Now just sum the branch's cumulative probabilities to get the conditional probabilities: $$P(A|B') = P(B'∩A)+P(¬B'∩A) = 0.23 + 0.24 = 0.47$$ $$P(¬A|B') = P(B'∩¬A)+P(¬B'∩¬A) = 0.52 + 0.01 = 0.53$$ By giving our B event uncertainty at 75% accuracy, we've moved the conditional probability of A from 31% (using Bayes and 100% accuracy) to 47%, which makes sense because the prior probability of A was higher.

I don't want to reinvent the wheel but I have not been able to locate any guidance on this kind of scenario. So, can you please confirm that the calculation is correct? And does the updated tree make sense as a way to visualize and present the situation? Or do you know of any resources that address this scenario in a more standardized way? Thanks in advance.


Your book most likely wants you to take the values you calculated ($\mathsf P(A'\mid B')=\mathsf P(A\mid B)$, et cetera), and use $\mathsf P(B')=0.75$ to calculate $\mathsf P(A')$.

So use the Law of Total Probability.

$$\mathsf P(A')=\mathsf P(A'\mid B')\mathsf P(B')+\mathsf P(A'\mid \neg B')\mathsf P(\neg B')$$

  • $\begingroup$ There's no book. Just trying to get clarity on this scenario, and the Law of Total Probability is not what I'm looking for. Do I need to clarify the question further? If so, what is unclear? $\endgroup$ – Travis R Aug 28 '18 at 4:31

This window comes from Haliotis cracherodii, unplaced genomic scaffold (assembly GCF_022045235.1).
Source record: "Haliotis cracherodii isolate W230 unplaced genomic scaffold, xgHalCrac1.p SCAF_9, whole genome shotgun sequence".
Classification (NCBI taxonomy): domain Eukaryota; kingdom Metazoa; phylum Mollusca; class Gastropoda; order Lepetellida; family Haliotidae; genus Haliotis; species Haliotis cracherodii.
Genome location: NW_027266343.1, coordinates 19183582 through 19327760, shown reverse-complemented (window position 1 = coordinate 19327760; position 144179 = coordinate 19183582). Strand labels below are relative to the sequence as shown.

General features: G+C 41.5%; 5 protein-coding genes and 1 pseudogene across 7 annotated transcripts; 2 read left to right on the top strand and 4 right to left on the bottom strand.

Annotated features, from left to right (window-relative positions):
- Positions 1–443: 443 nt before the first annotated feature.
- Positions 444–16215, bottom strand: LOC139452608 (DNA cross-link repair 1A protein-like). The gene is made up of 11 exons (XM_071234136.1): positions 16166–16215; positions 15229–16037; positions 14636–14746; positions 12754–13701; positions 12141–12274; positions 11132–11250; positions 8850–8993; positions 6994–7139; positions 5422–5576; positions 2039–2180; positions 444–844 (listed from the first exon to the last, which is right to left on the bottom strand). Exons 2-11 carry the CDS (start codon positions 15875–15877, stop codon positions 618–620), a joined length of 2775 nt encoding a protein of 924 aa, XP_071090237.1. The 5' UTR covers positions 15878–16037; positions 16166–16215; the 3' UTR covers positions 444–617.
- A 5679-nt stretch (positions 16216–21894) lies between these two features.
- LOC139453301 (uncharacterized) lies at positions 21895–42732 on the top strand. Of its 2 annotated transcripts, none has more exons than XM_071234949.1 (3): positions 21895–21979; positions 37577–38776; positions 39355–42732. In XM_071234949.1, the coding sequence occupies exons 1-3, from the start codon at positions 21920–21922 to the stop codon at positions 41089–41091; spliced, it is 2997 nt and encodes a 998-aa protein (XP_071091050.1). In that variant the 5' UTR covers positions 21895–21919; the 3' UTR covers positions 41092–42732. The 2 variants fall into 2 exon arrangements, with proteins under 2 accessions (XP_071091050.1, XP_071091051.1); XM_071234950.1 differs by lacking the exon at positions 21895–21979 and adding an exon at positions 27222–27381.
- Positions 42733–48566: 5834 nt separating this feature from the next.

• $\begingroup$ Well, why does the probability for $B$ change? Why would you seek the probability for $A$ when it does? Why would the existing conditional probabilities still be relevant under a changed situtation? Basically: What is your motivation for this problem? $\endgroup$ – Graham Kemp Aug 28 '18 at 4:41
  • $\begingroup$ OK, I updated the question. Hopefully the new example clarifies the motivation for the question. $\endgroup$ – Travis R Aug 28 '18 at 5:07

Upon revisiting this question, it occurred to me that the uncertain conditional event is no different than adding another conditional to the tree to capture whether the observation of the event is accurate. So if C = observation is accurate, then the new probability tree is Full probability tree

The solution proposed in the question is wrong because it uses B' as if it means "event B was observed" but then assigns it a value of P(C), or "observation was accurate". If B' is defined as "event B was observed" then P(A|B') is the sum of the leaves that observe event B given A, divided by the sum of the total leaves that observe event B. Since B is "event actually occurred", any leaf with both C and B is an observation of the event (B') because the event was accurately observed. But it's also the case that any leaf with both ¬C and ¬B is an observation of the event (B') because the event didn't actually occur but the observation was incorrect, meaning it was incorrectly observed to have occurred. Therefore, the leaves that observe event B are $$C∩A∩B=0.06, ¬C∩A∩¬B=0.18, C∩¬A∩B=0.135, ¬C∩¬A∩¬B=0.005$$

$$P(A|B') = \frac{P(C∩A∩B)+P(¬C∩A∩¬B)}{P(C∩A∩B)+P(¬C∩A∩¬B)+P(C∩¬A∩B)+P(¬C∩¬A∩¬B)} = \frac{0.06+0.18}{0.06+0.18+0.135+0.005}=0.63$$

In this case, the 25% reduction in observation accuracy has doubled the conditional probability for A!